Tomb Raider is fine, I guess, except for some painful green screen moments that are ENTIRELY unconvincing. And the fact that it’s boring as shit to watch someone solve a puzzle when the puzzle is never shown or known to us. It’s just a lot of knob twisting. Vikander is tough as balls but the story is uninspired and makes no arguments for its own existence. This franchise didn’t need a reboot and it got a rather lacklustre one, despite Vikander’s charm.

 

Money Monster

George Clooney and Julia Roberts were enough to sell this movie to me, and in the end, they were enough to save it from itself.

The truth is, Money Monster teeters between a comedy and a socio-political thriller and suffers tonally. George Clooney plays Lee Gates, a slick and smug TV show host who makes stock tumblr_inline_o74ugpSGoA1t6wivs_1280market recommendations in between hip hop dance moves, obnoxious hats, and lots of gimmicks. One day, live on the air, a young man (Jack O’Connell) shows up with a bomb, ready to hold him and the CEO of a certain company (Dominic West) accountable for the loss of his life savings. Julia Roberts, playing the show’s director, is stuck in the booth directing the hell out of a show that is now being broadcast worldwide to billions, while keeping her colleague (who suffers from foot in mouth disease) alive.

The problems start with Kyle, the young man who’s just lost everything. Kyle is the audience place holder. We’re not millionaire TV hosts, or billionaire CEOs. We’re the people who work hard for our money, and are subject to the whims of Wall Street. But there’s a problem with the character when he’s just not relatable – and not because he’s brought a bomb to a TV studio. In fact, I think I am more likely to start making revenge bombs than I am to ever lose everything in the stock market. You know why? Likely you do: because you never put EVERYTHING in the stock market! The stock market is NOT free money. It’s a gamble. Sometimes you win, MoneyMonstersometimes you lose. And if, like me, you know very little about this mysterious money market, you have to take advice from strangers. I tend to avail myself of the type of strangers who sit behind ornate desks with gold nameplates, but I take everything they say with a margarita-rim’s worth of salt and skepticism. Kyle preferred to go with the smarmy guy on TV who has a weekly “pick of the millennium” which is kind of like trusting Judge Judy to try your murder one charge – but who am I to judge? Kyle gambled his whole kit and caboodle and lost the kitty in no time. And did Kyle get mad at himself for being so rash? Of course not! Kyle is a dumb millennial who feels entitled to everything but responsible for nothing and so Kyle goes looking for someone else to blame, and brings a bomb as his sidekick. Nice one, Kyle.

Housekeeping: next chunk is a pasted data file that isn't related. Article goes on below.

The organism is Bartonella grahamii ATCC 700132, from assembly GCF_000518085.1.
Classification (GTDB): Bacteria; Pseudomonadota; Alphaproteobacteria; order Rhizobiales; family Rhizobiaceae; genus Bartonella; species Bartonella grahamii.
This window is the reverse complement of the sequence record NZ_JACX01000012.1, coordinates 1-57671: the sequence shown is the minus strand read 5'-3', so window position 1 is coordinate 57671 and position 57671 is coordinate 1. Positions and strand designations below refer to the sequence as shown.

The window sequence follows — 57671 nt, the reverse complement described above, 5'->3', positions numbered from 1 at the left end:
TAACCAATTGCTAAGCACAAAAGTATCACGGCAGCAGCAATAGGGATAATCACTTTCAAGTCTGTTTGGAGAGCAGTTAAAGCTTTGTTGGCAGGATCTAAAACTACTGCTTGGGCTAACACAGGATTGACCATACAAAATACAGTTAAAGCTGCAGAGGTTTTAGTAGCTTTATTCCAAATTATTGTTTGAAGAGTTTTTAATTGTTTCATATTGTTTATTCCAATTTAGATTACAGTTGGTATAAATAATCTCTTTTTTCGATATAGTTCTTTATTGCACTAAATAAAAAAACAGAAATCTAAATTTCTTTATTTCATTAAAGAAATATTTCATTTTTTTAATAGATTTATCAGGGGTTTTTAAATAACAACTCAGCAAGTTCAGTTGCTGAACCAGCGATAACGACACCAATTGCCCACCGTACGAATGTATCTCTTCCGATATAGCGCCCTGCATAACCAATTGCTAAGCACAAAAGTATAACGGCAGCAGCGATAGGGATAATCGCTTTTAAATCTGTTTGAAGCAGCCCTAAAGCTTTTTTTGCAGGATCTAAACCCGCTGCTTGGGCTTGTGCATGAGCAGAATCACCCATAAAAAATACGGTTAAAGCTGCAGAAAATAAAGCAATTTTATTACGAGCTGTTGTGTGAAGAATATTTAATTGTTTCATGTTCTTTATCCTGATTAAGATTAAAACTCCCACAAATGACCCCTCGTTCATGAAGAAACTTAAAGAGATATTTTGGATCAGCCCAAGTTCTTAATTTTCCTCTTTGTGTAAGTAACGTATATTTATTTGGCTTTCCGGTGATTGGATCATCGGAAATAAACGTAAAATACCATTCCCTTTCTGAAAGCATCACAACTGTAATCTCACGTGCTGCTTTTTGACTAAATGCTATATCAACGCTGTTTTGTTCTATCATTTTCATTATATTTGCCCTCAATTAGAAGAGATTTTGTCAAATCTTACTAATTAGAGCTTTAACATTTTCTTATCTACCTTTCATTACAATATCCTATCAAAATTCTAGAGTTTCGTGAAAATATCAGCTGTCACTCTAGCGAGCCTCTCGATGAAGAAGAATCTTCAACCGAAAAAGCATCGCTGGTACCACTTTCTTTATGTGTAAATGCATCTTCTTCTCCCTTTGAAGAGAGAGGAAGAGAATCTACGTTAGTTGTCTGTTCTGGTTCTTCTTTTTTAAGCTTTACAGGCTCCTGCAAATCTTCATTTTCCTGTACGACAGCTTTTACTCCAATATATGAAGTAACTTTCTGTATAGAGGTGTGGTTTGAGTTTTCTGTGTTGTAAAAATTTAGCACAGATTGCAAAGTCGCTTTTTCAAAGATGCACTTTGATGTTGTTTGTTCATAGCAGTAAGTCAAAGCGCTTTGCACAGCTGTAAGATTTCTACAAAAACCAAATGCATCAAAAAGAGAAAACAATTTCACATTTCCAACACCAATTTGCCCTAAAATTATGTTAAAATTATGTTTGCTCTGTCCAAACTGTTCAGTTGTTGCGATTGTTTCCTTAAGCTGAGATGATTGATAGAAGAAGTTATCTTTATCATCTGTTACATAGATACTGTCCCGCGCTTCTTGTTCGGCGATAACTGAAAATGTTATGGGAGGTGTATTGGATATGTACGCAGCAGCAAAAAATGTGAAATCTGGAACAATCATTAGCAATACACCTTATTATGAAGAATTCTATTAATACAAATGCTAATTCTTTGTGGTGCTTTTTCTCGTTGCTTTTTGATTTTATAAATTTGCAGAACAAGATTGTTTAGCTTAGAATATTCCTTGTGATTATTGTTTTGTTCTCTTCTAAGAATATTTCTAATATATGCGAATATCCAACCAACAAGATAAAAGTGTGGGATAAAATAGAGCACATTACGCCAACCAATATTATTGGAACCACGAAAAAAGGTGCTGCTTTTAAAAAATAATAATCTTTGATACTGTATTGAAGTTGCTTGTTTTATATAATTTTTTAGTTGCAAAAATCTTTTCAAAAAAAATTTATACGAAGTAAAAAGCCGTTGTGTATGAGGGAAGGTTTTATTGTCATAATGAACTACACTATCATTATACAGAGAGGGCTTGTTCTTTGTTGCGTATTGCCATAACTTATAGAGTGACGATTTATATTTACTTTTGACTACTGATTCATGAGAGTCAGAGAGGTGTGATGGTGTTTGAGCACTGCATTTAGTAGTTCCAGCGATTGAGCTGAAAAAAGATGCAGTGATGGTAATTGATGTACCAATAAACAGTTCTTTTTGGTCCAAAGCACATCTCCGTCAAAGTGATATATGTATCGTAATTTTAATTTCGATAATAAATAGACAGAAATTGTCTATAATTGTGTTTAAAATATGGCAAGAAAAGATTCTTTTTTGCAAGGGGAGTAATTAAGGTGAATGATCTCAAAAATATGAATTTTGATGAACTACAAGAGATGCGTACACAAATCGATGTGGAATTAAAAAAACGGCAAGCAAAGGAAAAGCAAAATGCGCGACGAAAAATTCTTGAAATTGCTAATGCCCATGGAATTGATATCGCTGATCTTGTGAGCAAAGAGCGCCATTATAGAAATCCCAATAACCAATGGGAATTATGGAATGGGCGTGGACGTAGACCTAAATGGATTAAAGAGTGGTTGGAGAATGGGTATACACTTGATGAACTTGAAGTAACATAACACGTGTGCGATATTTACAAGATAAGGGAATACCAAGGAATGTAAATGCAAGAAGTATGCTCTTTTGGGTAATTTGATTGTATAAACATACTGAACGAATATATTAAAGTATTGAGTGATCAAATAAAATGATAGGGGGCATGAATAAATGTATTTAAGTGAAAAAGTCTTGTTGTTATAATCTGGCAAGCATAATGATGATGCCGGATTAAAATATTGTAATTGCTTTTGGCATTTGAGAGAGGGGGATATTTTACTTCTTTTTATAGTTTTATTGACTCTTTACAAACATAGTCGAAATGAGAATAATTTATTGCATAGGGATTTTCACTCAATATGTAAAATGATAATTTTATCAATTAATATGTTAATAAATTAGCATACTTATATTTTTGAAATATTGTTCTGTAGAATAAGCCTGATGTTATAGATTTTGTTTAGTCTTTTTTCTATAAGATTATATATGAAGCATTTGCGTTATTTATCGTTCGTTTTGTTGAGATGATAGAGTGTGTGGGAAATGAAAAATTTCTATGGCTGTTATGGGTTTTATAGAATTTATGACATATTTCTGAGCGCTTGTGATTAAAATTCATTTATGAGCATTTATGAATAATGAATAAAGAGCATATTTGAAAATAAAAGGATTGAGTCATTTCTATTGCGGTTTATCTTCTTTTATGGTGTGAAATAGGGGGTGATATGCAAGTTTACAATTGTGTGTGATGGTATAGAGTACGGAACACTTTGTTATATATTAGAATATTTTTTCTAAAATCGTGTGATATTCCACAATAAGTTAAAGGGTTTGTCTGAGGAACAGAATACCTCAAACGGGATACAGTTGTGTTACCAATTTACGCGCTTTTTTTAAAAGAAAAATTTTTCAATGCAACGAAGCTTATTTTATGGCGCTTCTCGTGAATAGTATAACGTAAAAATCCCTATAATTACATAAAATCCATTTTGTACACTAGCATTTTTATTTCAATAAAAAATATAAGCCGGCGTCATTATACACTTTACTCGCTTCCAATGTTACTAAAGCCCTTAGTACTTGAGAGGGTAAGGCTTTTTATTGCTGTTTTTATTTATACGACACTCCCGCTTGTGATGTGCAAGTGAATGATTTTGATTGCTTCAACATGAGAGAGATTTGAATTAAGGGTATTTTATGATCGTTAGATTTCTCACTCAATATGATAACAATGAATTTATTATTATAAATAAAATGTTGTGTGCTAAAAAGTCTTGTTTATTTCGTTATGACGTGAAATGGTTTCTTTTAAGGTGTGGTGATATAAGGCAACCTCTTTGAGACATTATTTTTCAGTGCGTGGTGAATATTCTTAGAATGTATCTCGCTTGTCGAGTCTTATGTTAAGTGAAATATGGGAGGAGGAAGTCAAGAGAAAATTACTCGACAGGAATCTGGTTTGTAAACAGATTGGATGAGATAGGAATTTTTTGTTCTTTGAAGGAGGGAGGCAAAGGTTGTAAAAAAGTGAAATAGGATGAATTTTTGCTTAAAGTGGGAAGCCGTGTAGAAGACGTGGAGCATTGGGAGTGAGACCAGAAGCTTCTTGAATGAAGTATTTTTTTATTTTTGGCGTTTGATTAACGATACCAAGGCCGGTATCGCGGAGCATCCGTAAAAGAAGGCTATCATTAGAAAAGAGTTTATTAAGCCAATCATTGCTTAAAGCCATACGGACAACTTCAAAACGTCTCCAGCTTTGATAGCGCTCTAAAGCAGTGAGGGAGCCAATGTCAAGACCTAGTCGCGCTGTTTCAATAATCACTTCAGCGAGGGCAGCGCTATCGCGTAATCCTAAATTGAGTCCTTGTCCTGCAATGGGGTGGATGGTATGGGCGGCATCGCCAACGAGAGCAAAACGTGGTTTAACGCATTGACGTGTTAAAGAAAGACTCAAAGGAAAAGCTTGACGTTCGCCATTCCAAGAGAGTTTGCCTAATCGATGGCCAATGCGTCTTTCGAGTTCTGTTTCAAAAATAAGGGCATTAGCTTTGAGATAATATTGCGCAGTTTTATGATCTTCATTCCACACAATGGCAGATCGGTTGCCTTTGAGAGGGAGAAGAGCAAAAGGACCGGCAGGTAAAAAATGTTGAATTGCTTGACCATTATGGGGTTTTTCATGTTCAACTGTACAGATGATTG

So we don’t really feel badly for Kyle, but nor do we root for Lee Gates. He’s making a fat paycheque doing his thing on TV, and it’s pretty clear he’s forgotten that his words have real-world repercussions for people with far more to lose than he does. He’s a self-involved guy who hasn’t questioned anything until a bomb strapped to his chest forced him to. Between Kyle and Lee, it’s unclear to the audience just who the protagonist is. There aren’t any characters to really invest in – and yes, I’ve been dying to make that financial pun for 500 words now.

So maybe this is why some critics are calling this movie empty\hollow\vacuous.  Sean certainly felt that the film’s final moments were jarring, and maybe inappropriate. I had a different read on them though.

money-monster-2016-julia-robertsThe movie is kind of a fun ride, with an almost real-time hostage situation, and we feel like we’re experiencing it along with the rest of the world. Imagine if this was happening in real life: you’d be glued to your TV or your tablet or your laptop or your phone. Where were you when President Kennedy was shot? When OJ fled in the Bronco? When the twin towers fell? Where were you when Lee Gates was held at gunpoint on live TV and made to account for his mistakes? Wouldn’t that be a Big Deal? But in the movie, the minute our characters hit a point of resolution, the whole world switches channels. They go back to their sandwiches and their IKEA catalogs. The immediacy with which it’s forgotten is arresting. Sean thought that was disgusting, and I thought it was brilliant social commentary.

So yes, I can understand why people are leaving this movie frustrated. But I also thought that was kind of the point.